Improve digital marketing with new ROI metrics, Google tells CPG marketers
This is the third of a three part interview with Catherine Roe, head of CPG for Google, leading up to the IIR Audience Measurement Event in Chicago May 21-23 where Catherine and I will both be speaking. Through special arrangement, I can offer my readers a 20% discount to this event. Just use the code AM12JR
Joel: Catherine, in our last two interviews, you dropped two bombshells saying that searches on Google.com related to recipes are up 38% in 2011 over 2010 to 7.8 billion. Then you gave CPG marketers a failing grade of 3 on a scale of 0-10
Catherine: Yes, a lot of it is cultural. They still fall back on what they know. They don’t want to crash the plane or sink the ship.
Joel: someone in media once said, “If we can’t measure it we can’t sell it”. In the first interview you talked about the importance of digital to the CPG path to purchase. How should this be measured?
Catherine: It’s funny you say that, quite honestly Joel, because that has been the biggest challenge. Marketers for years have been able to associate or correlate the value of traditional media such as their GRP or their TRP or their TV spot and model out the sales lift, even though there’s not a direct linear equation that she saw the Downey TV commercial on TV on Monday night and when she shopped on Wednesday she bought Downey because of the TV commercial. But, the fortunate thing is that marketers have figured out that correlation. Then you start throwing digital and all these additional touch points that I talked about into the mix and it’s not as easy because they don’t necessarily measure and correlate exactly the same as a TV TRP.
Joel: so what do you do about that?
Catherine: The way we like to coach our advertisers through it is to think about what all these moments that matter are on the way to the path to purchase and think about them as KVTs or “key value tasks”. To be able to associate a value to every one of those tasks that hits her in the path to purchase. So, as one example, I work with an advertiser that leverages a lot of online recipes as far as a way to engage consumers because they know that if their ingredients are used in a recipe, then that consumer is much more apt to go to the store and purchase that specific ingredient for their recipe. And through this key value task type of thought process, they’ve equated and they’ve modeled out for their group that one out of every ten recipe views correlates to an actual purchase in the store. So, by doing that they are able to back into the math that says: “Okay, if I get ten visits to my site and they view a recipe, then the value of that is X because the value of a purchase of one of these ingredients in a store is X”.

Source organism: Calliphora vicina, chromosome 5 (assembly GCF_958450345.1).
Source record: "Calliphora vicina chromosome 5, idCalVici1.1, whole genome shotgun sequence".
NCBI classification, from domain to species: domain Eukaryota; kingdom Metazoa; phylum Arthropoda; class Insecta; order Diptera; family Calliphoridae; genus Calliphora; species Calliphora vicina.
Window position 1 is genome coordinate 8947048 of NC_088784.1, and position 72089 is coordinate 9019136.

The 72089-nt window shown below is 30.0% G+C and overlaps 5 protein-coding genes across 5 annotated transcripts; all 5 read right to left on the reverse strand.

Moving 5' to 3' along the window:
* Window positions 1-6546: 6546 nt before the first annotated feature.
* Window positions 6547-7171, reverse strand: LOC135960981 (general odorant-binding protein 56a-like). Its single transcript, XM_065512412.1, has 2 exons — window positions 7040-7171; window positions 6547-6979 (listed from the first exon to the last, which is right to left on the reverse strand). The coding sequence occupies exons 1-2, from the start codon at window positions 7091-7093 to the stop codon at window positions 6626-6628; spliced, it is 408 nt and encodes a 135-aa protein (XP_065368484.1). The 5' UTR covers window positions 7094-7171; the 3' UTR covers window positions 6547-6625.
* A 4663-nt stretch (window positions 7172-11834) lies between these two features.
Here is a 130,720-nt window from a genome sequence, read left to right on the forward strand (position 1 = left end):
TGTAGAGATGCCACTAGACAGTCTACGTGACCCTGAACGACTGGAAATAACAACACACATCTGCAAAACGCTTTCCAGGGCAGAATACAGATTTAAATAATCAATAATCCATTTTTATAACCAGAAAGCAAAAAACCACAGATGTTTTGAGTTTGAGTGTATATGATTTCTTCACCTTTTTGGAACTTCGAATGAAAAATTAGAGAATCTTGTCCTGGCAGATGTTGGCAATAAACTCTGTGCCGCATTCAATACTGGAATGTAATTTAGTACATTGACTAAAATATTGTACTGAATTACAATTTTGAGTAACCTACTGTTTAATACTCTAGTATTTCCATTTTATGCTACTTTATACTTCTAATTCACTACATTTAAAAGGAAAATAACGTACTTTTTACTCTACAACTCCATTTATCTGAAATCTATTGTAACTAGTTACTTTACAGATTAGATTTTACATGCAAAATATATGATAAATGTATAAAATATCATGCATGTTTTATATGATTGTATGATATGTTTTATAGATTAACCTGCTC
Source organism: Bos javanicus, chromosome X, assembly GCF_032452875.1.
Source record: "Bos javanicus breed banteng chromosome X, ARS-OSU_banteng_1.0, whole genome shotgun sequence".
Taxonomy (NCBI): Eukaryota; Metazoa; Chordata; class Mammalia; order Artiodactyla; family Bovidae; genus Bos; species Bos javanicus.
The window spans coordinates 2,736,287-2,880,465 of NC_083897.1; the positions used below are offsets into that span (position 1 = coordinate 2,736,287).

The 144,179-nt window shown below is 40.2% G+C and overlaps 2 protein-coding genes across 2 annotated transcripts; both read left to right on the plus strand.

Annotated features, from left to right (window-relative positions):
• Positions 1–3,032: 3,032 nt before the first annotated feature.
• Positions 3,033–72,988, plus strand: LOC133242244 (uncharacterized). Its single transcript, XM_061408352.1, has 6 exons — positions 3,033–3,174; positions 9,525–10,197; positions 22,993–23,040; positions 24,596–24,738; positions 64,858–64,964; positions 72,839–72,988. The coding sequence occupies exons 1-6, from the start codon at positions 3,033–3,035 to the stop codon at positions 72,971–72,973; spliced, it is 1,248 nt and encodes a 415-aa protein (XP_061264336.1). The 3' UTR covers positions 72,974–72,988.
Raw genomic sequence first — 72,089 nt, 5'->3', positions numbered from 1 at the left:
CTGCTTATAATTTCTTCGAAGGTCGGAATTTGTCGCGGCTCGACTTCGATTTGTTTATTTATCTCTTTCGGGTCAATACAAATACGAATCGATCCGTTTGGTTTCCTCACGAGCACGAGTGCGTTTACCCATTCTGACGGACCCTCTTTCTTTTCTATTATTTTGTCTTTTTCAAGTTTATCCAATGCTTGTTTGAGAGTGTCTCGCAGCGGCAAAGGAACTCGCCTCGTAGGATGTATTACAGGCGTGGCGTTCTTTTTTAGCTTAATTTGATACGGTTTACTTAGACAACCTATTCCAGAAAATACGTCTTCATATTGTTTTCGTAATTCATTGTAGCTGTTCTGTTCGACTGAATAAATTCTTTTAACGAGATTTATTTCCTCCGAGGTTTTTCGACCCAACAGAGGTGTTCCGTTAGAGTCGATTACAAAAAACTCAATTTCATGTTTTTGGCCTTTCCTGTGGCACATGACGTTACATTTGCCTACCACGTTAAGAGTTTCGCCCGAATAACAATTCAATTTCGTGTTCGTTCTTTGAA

That’s what advertisers need to do today to say: “What is the value if somebody visits my website?”
“What is the value if somebody downloads a coupon off of my website?” “What is the value if someone downloads a recipe?” “What is the value equation if somebody clicks on a click-to-call type of advertisement on mobile?” So, being able to identify along the path to purchase is not as simple as the TV commercial and the offline media and then jump to the store shelf. There are media points all along the way and it’s translating the value of each one of those points.
Joel: if we can think into the future, let’s say three years, what is the one demonstrable proof point that says: “They were listening. They got it.”
Catherine: I think the biggest challenge to not getting it today is that CPG companies for the most part use some type of media mix modeling and they try to use a square peg/round hole effect of just applying the same media mix modeling that they’ve used on TV, print, radio and their historical, traditional advertising. (In digital) But, what would be different in three years is that the CPG companies, coupled with the measurement companies (whether that’s the Nielsen’s of the world, the comScores) have to figure out which is the right way to measure these media and what is the ROI that I’m getting out of my digital dollar in comparison to my TV. If and when they do figure it out, they will actually put enough media (spend) in there to warrant a test.
Read Part 1 here.
Read Part 2 here.